Running her hand over the exposed brick of the old school walls, and checking out the view of downtown skyscrapers, Jennifer Hopkins couldn't...

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Running her hand over the exposed brick of the old school walls, and checking out the view of downtown skyscrapers, Jennifer Hopkins couldn’t help but let out a little cry of delight.

“I’m so excited,” said Hopkins, 27. “The humongous windows, the high ceiling, the fact that it’s brand-new. And it has a dishwasher, a luxury I haven’t had for five years!” “Brand-new” might not be the most accurate description of the 1909-vintage Colman School on South Massachusetts Street in Seattle’s Central Area.

But it is on the verge of beginning a new life: Its main floor opens in March as the Northwest African American Museum, capping decades of proposals, planning, fundraising and sometimes bitter wrangling.

And much sooner, probably within the next two weeks, the top two floors will take on a new title for Hopkins and other successful applicants: Home.

“Million-dollar views for working families.” That’s how James Kelly, president of the Urban League of Metropolitan Seattle, describes the 36 apartments dedicated Thursday as “Urban League Village.”

The apartments are open only to tenants of moderate means — households earning no more 60 percent of the area’s median income. The income limit would be $46,740 for a family of four, for example. The rents start at $649 a month for a studio, compared with the market average rate of $866.

Constructing the apartments took $10.4 million of the project’s overall $22.6 million cost, a figure that includes $8.1 million for museum construction and $800,000 for purchase of the school. The remainder includes an endowment and operating funds for the museum.

“For the Urban League, this is really part of its larger community-building agenda,” Kelly said. “A roof over working families’ heads, the opportunity to educate people about the contribution of African Americans and to restore a community icon, which is Colman School.”

The apartments, 22 of which are still available, are managed by the nonprofit Housing Resources Group (HRG).

Prospective tenants cannot be selected on the basis of race, but the fact that the apartments share a building with the Northwest African American Museum has influenced how word about the project has been spread.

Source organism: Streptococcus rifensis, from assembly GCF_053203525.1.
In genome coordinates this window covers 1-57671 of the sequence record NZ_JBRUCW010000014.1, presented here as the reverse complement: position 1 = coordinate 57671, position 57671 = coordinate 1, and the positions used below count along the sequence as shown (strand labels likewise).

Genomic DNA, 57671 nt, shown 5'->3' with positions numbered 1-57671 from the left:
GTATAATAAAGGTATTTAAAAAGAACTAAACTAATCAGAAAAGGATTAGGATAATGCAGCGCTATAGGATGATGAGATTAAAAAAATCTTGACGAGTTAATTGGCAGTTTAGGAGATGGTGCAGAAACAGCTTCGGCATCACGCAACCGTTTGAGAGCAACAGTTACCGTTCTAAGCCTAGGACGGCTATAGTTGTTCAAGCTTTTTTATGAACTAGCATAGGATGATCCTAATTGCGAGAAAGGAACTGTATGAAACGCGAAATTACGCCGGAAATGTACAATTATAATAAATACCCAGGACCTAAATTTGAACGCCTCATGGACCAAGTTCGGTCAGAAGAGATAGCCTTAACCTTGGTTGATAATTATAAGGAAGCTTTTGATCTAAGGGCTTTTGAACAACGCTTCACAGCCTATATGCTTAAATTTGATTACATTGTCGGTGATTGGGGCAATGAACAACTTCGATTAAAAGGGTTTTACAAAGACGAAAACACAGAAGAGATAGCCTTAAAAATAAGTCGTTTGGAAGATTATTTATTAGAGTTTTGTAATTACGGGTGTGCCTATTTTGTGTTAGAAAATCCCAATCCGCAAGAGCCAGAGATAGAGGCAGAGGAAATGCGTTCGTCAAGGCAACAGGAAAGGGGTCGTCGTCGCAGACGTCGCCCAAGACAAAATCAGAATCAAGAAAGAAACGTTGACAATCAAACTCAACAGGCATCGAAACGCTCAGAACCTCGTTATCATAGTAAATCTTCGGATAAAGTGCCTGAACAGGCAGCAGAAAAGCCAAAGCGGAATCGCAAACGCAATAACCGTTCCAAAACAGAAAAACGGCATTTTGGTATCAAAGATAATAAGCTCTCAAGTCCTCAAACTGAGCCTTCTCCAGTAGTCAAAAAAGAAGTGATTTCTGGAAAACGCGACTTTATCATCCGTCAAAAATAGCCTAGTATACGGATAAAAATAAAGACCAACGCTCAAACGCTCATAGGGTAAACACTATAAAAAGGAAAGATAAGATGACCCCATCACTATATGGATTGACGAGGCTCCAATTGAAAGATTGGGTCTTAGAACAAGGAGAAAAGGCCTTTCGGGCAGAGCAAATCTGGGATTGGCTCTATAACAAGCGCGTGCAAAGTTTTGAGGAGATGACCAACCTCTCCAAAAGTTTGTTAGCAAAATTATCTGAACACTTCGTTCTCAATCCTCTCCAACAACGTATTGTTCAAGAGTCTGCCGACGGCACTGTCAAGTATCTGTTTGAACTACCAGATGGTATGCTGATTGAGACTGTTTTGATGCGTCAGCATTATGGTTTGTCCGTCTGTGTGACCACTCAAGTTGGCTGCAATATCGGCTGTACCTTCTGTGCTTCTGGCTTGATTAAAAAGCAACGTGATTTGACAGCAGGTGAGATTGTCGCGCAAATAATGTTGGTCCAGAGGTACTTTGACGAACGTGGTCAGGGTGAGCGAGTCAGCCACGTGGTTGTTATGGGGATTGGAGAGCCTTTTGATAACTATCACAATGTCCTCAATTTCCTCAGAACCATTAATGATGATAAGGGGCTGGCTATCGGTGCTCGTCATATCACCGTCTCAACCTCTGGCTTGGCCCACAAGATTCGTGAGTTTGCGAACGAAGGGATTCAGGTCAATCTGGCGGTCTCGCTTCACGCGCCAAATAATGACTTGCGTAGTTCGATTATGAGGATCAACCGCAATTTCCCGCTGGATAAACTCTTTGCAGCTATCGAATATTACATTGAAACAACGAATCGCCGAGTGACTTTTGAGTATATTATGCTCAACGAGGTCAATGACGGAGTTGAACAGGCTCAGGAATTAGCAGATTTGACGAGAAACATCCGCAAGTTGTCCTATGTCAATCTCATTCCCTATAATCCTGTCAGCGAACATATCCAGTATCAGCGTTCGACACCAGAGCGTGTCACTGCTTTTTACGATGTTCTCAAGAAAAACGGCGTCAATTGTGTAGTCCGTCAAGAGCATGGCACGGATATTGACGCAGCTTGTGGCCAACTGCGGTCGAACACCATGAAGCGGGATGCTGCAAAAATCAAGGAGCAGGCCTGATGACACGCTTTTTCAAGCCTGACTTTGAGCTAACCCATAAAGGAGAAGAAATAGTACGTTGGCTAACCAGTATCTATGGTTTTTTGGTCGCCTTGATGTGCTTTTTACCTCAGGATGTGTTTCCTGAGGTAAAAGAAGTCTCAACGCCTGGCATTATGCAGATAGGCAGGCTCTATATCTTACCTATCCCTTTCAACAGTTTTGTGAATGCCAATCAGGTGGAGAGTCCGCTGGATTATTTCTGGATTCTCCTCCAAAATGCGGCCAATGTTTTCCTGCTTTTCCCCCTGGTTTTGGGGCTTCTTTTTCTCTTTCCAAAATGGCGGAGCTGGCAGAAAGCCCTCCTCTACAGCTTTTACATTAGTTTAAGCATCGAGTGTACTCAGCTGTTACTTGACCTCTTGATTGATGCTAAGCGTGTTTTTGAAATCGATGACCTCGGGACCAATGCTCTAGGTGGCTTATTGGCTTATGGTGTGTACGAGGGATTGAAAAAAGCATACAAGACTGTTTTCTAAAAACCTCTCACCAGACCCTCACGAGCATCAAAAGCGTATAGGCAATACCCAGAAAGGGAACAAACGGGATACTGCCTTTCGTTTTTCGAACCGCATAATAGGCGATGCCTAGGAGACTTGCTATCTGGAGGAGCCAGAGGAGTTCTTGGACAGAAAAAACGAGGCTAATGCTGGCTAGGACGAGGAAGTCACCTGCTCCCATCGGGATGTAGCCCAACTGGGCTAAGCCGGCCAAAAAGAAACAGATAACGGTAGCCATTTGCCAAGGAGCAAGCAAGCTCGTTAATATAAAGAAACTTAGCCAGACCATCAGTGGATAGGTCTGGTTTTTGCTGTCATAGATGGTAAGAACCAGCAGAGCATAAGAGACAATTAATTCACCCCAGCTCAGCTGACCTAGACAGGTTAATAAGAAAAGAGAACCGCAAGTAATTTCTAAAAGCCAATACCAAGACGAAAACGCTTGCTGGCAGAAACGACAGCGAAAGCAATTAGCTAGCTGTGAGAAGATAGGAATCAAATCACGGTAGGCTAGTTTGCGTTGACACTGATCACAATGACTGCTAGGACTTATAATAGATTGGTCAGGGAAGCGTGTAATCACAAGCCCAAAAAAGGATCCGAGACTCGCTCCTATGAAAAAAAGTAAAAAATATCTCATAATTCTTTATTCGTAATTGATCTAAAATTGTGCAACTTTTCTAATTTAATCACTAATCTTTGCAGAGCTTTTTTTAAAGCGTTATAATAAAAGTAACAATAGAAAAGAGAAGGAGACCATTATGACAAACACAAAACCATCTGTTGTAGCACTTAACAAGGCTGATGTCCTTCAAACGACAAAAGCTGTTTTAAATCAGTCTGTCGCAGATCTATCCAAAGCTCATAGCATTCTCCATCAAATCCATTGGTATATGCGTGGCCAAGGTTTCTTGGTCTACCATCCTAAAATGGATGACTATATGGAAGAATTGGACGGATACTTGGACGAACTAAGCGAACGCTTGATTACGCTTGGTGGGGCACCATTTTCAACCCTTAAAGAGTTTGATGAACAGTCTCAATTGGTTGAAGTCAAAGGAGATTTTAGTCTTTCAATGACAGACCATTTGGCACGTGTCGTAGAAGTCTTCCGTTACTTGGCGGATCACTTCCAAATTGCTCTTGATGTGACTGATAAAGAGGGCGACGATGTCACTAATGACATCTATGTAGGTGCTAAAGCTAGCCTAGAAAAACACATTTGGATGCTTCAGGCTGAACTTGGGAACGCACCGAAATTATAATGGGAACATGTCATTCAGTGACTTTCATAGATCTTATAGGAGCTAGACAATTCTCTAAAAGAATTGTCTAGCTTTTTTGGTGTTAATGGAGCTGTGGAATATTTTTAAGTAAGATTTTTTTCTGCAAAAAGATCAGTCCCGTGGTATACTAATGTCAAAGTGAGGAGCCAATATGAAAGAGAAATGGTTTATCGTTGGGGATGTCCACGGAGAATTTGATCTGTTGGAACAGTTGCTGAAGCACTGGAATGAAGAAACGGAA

Sarah Rick Lewontin, HRG executive director, said in addition to advertising through mainstream channels, HRG circulated word through the Urban League, leaders of the museum, churches and community centers and publications with high readership among people of color.

About half the tenants approved so far are people of color, Lewontin said.

The apartments’ 14-foot-high ceilings, brick walls and refurbished wooden window frames preserve the character of the old school building. Donald King Architects of Seattle, a black-owned firm, designed both the apartments and museum; the RAFN Company of Bellevue is the general contractor.

Financial institutions receiving low-income-housing tax credits provided the bulk of money for the apartments through Homestead Capital of Portland. Money for the museum has come from corporations, foundations, individuals and local government.

The museum was created to tell the story of African Americans in the Northwest but is intended to be a living part of the community. It will have artist work spaces, educational programs, rotating exhibits and space for community events, said Barbara Earl Thomas, curator of programs.

As far back as the early 1980s, the idea of using Colman School as an African-American museum was discussed. The school was closed by the school district in 1985 because of expansion of neighboring Interstate 90.

In November 1985, African-American activists broke into the school and demanded it be made available as a black-history museum. A core group of four men continued to occupy the school for eight years.

Subsequent years saw disagreements over how to proceed, with two separate groups each claiming to represent the museum.

In 2003, the school district sold the school to the Urban League, rebuffing a group backed by the original occupiers, who objected to having part of the school become housing.

Kelly said it wasn’t financially feasible to operate the entire three-story building as a museum. Although the original group of activists is not directly involved in the museum now, Kelly said their contribution to securing the site will be acknowledged in the museum.

An early proposal that called for the top two floors to be sold as condominiums didn’t appear to pencil out, Kelly said. And reduced-rate housing was judged to be more in keeping with the Urban League’s mission.

Hopkins said she was first in line when applications became available in November. She’ll pay $831 for a one-bedroom unit with much more space than her current $850 studio unit in Belltown.

Better still, she’ll be just seven blocks from her work as a volunteer coordinator for an agency of Catholic Community Services. What could be a drawback for some potential tenants, the proximity of I-90, doesn’t worry her. “I’ve lived in Belltown for three years,” she said. “I can sleep through anything.”

Jack Broom: 206-464-2222 or